Kurt Vonnegut’s classic short story “Harrison Bergeron” is clearly fiction, right? Right?*
Check out this story from ABCNews
A man whose bid to become a police officer was rejected after he scored too high on an intelligence test has lost an appeal in his federal lawsuit against the city.
The 2nd U.S. Circuit Court of Appeals in New York upheld a lower court’s decision that the city did not discriminate against Robert Jordan because the same standards were applied to everyone who took the test.
“This kind of puts an official face on discrimination in America against people of a certain class,” Jordan said today from his Waterford home. “I maintain you have no more control over your basic intelligence than your eye color or your gender or anything else.”
Jordan, a 49-year-old college graduate, took the exam in 1996 and scored 33 points, the equivalent of an IQ of 125. But New London police interviewed only candidates who scored 20 to 27, on the theory that those who scored too high could get bored with police work and leave soon after undergoing costly training.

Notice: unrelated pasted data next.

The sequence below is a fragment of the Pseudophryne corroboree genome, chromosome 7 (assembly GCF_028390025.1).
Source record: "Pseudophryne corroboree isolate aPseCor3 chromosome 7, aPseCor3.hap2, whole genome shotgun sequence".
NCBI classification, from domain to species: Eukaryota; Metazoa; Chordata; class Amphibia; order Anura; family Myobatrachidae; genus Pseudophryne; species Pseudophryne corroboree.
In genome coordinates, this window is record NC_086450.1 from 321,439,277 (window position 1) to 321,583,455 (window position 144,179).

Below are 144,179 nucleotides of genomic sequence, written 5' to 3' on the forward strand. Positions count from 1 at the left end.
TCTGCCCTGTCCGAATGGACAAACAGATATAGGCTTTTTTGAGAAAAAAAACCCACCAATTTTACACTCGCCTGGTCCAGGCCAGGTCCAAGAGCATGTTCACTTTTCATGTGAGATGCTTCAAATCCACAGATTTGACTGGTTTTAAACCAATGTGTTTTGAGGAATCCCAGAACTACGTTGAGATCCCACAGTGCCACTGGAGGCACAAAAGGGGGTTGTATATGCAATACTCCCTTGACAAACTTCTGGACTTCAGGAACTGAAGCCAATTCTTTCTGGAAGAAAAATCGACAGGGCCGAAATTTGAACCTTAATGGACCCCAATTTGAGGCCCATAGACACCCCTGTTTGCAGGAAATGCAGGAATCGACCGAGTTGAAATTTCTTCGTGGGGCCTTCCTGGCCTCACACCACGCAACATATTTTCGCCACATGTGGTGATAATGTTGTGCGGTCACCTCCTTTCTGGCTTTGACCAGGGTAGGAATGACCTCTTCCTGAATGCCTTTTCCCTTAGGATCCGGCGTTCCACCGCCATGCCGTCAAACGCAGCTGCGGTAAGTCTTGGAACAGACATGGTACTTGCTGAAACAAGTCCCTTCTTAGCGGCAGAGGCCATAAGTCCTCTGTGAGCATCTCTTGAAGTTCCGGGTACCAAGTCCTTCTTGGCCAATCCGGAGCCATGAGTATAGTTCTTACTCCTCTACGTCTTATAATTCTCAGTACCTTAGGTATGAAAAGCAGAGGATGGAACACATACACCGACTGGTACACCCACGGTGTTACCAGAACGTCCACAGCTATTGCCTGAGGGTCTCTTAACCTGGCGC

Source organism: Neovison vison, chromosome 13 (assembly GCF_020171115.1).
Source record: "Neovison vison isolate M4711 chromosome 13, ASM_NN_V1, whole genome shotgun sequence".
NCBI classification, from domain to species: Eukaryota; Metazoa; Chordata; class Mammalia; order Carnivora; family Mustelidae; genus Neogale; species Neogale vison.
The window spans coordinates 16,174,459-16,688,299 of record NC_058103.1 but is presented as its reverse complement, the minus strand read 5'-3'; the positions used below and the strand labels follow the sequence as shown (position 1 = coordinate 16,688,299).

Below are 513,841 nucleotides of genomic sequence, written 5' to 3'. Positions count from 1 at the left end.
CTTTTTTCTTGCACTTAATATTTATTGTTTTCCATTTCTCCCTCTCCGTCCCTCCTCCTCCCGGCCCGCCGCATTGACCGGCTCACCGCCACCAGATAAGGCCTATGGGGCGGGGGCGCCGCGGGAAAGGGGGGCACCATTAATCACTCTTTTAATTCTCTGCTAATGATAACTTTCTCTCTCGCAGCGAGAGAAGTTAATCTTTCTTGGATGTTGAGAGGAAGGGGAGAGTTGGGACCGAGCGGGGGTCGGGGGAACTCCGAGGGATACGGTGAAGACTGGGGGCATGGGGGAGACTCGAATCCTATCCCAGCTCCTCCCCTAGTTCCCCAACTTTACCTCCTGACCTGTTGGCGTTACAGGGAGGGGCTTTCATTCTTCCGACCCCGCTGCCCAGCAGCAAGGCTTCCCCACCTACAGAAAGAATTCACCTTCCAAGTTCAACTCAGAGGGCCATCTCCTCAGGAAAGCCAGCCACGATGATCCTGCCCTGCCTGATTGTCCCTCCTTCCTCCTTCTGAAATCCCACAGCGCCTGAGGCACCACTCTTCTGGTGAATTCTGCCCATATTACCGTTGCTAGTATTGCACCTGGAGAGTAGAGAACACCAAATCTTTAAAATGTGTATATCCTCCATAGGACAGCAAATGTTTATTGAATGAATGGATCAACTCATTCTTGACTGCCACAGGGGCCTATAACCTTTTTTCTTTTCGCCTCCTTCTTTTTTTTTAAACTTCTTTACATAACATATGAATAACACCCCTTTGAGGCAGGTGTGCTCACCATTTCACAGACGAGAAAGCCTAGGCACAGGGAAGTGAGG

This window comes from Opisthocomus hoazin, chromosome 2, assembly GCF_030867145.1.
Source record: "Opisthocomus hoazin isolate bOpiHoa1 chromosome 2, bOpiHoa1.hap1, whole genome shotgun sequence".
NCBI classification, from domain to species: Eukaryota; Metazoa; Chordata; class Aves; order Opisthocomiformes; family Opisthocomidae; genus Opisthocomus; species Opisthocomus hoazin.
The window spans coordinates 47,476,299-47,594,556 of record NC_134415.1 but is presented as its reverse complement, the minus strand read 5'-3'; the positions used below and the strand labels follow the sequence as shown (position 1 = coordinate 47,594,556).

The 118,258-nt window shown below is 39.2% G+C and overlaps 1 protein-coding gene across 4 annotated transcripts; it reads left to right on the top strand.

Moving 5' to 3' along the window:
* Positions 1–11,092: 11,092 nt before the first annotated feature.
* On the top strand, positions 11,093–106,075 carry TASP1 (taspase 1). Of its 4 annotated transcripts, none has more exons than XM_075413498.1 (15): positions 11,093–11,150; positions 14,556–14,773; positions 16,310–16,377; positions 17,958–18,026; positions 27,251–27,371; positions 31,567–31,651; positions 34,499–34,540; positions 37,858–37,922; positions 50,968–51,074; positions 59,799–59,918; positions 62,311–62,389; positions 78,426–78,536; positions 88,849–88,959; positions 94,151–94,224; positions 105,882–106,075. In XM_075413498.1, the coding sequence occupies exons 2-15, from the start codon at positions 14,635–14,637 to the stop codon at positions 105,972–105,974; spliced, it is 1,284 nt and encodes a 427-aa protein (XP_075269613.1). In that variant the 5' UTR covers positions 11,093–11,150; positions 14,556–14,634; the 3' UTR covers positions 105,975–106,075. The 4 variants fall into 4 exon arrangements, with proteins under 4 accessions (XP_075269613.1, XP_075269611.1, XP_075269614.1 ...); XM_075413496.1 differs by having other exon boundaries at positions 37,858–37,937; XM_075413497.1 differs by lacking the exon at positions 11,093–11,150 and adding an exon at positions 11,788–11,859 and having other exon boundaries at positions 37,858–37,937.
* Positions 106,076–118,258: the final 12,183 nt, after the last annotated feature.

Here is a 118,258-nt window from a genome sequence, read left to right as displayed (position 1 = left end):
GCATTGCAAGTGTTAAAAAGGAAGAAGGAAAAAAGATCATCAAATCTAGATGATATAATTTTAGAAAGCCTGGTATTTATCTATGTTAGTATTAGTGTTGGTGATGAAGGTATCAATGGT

The average score nationally for police officers is 21 to 22, the equivalent of an IQ of 104, or just a little above average.
Yeah, we wouldn’t want any way above average, intelligent cops in the precinct, would we? (Just curious: I wonder whether the same practice applies to hiring government bureaucrats. It would explain a lot.)
* “Harrison Bergeron” is very short, but for the time-challenged, the opening conveys the whole point quite well:
THE YEAR WAS 2081, and everybody was finally equal. They weren’t only equal before God and the law. They were equal every which way. Nobody was smarter than anybody else. Nobody was better looking than anybody else. Nobody was stronger or quicker than anybody else. All this equality was due to the 211th, 212th, and 213th Amendments to the Constitution, and to the unceasing vigilance of agents of the United States Handicapper General.
And here’s the 26-minute film version, starring Julie Haggerty and James Coismo–highly recommended:
Or maybe the right pop culture/movie analogy is “Idiocracy.” Here’s the trailer: